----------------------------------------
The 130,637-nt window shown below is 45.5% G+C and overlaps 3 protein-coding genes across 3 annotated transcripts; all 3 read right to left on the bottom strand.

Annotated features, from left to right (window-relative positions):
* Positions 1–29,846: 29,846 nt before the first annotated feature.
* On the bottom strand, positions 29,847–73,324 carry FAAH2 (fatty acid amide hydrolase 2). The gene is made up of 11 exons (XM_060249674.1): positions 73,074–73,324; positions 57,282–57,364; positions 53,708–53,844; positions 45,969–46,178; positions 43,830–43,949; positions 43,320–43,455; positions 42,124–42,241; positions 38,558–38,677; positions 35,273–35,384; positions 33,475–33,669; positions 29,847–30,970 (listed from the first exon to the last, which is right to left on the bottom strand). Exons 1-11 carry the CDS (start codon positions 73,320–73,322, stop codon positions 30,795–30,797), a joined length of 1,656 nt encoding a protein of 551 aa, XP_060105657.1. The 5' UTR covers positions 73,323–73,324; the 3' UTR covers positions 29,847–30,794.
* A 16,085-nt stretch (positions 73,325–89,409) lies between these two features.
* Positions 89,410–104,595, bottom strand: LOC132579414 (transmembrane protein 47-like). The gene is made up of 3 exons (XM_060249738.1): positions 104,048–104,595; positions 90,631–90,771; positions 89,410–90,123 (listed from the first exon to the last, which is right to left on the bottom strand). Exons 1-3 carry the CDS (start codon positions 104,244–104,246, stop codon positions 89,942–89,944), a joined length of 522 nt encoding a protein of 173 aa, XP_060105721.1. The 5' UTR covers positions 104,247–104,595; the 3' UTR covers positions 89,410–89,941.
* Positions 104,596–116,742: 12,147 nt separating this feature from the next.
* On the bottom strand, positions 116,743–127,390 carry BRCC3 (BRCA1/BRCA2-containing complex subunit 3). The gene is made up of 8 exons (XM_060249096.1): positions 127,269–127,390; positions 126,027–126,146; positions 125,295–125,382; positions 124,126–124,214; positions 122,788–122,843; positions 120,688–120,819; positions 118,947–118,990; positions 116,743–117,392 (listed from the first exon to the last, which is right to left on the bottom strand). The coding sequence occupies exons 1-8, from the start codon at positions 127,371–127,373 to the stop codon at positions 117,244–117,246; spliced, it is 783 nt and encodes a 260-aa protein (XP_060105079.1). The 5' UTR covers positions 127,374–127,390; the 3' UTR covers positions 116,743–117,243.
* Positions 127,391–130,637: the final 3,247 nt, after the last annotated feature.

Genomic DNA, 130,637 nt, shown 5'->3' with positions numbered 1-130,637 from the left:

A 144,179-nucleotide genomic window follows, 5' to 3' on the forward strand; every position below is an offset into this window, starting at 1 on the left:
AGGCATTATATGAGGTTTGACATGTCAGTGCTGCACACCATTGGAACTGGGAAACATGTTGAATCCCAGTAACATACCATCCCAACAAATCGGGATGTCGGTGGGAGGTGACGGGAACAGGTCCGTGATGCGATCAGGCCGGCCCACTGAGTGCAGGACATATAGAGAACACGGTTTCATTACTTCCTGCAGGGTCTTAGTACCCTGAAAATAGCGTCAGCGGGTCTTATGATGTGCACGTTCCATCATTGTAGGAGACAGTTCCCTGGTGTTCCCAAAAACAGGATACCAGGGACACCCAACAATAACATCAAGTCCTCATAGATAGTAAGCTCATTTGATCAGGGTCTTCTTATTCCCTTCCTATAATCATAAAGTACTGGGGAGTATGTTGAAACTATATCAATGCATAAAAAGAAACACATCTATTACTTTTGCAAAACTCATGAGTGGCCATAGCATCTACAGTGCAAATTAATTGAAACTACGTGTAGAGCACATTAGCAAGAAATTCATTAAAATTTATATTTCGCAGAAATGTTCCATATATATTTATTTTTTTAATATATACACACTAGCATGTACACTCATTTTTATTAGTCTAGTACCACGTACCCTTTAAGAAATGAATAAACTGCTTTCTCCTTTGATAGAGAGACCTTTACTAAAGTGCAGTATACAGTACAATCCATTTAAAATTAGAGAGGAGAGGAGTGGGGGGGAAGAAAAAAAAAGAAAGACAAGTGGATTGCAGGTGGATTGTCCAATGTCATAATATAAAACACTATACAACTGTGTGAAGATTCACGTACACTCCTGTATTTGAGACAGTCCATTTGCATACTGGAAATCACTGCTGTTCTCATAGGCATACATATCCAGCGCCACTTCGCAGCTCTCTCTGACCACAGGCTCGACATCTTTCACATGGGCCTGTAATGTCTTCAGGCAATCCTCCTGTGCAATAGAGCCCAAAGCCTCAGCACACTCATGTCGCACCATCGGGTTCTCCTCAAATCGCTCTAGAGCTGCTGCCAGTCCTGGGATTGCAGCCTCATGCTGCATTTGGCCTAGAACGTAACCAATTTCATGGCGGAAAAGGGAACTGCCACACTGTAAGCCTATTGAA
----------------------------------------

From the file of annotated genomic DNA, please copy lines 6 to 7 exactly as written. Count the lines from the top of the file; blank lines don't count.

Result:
* Positions 89,410–104,595, bottom strand: LOC132579414 (transmembrane protein 47-like). The gene is made up of 3 exons (XM_060249738.1): positions 104,048–104,595; positions 90,631–90,771; positions 89,410–90,123 (listed from the first exon to the last, which is right to left on the bottom strand). Exons 1-3 carry the CDS (start codon positions 104,244–104,246, stop codon positions 89,942–89,944), a joined length of 522 nt encoding a protein of 173 aa, XP_060105721.1. The 5' UTR covers positions 104,247–104,595; the 3' UTR covers positions 89,410–89,941.
* Positions 104,596–116,742: 12,147 nt separating this feature from the next.